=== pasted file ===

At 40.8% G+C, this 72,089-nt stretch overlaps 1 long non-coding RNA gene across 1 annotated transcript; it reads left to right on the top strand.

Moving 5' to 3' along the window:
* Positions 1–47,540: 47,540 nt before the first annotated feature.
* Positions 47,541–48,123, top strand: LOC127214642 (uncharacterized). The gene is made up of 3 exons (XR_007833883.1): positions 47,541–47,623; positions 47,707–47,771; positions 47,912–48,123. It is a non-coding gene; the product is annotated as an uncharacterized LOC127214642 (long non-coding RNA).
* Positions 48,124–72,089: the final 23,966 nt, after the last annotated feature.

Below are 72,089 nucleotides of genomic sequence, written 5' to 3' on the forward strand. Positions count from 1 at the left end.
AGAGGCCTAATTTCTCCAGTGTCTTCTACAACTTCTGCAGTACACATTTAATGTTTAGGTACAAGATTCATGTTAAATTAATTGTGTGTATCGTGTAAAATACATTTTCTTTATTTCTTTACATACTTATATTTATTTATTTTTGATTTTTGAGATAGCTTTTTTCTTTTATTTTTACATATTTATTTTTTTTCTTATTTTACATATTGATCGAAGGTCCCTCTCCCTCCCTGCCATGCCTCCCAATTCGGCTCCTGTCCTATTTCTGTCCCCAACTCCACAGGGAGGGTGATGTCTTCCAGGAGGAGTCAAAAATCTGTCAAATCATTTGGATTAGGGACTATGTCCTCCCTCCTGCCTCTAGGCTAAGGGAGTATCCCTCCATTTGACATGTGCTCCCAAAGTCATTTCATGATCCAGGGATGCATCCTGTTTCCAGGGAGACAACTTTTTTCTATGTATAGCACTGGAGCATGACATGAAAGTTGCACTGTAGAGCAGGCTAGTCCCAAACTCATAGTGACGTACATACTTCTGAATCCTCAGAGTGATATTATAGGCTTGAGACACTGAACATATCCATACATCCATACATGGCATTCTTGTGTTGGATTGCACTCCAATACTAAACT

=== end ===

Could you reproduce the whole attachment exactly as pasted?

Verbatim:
At 40.8% G+C, this 72,089-nt stretch overlaps 1 long non-coding RNA gene across 1 annotated transcript; it reads left to right on the top strand.

Moving 5' to 3' along the window:
* Positions 1–47,540: 47,540 nt before the first annotated feature.
* Positions 47,541–48,123, top strand: LOC127214642 (uncharacterized). The gene is made up of 3 exons (XR_007833883.1): positions 47,541–47,623; positions 47,707–47,771; positions 47,912–48,123. It is a non-coding gene; the product is annotated as an uncharacterized LOC127214642 (long non-coding RNA).
* Positions 48,124–72,089: the final 23,966 nt, after the last annotated feature.

Below are 72,089 nucleotides of genomic sequence, written 5' to 3' on the forward strand. Positions count from 1 at the left end.
AGAGGCCTAATTTCTCCAGTGTCTTCTACAACTTCTGCAGTACACATTTAATGTTTAGGTACAAGATTCATGTTAAATTAATTGTGTGTATCGTGTAAAATACATTTTCTTTATTTCTTTACATACTTATATTTATTTATTTTTGATTTTTGAGATAGCTTTTTTCTTTTATTTTTACATATTTATTTTTTTTCTTATTTTACATATTGATCGAAGGTCCCTCTCCCTCCCTGCCATGCCTCCCAATTCGGCTCCTGTCCTATTTCTGTCCCCAACTCCACAGGGAGGGTGATGTCTTCCAGGAGGAGTCAAAAATCTGTCAAATCATTTGGATTAGGGACTATGTCCTCCCTCCTGCCTCTAGGCTAAGGGAGTATCCCTCCATTTGACATGTGCTCCCAAAGTCATTTCATGATCCAGGGATGCATCCTGTTTCCAGGGAGACAACTTTTTTCTATGTATAGCACTGGAGCATGACATGAAAGTTGCACTGTAGAGCAGGCTAGTCCCAAACTCATAGTGACGTACATACTTCTGAATCCTCAGAGTGATATTATAGGCTTGAGACACTGAACATATCCATACATCCATACATGGCATTCTTGTGTTGGATTGCACTCCAATACTAAACT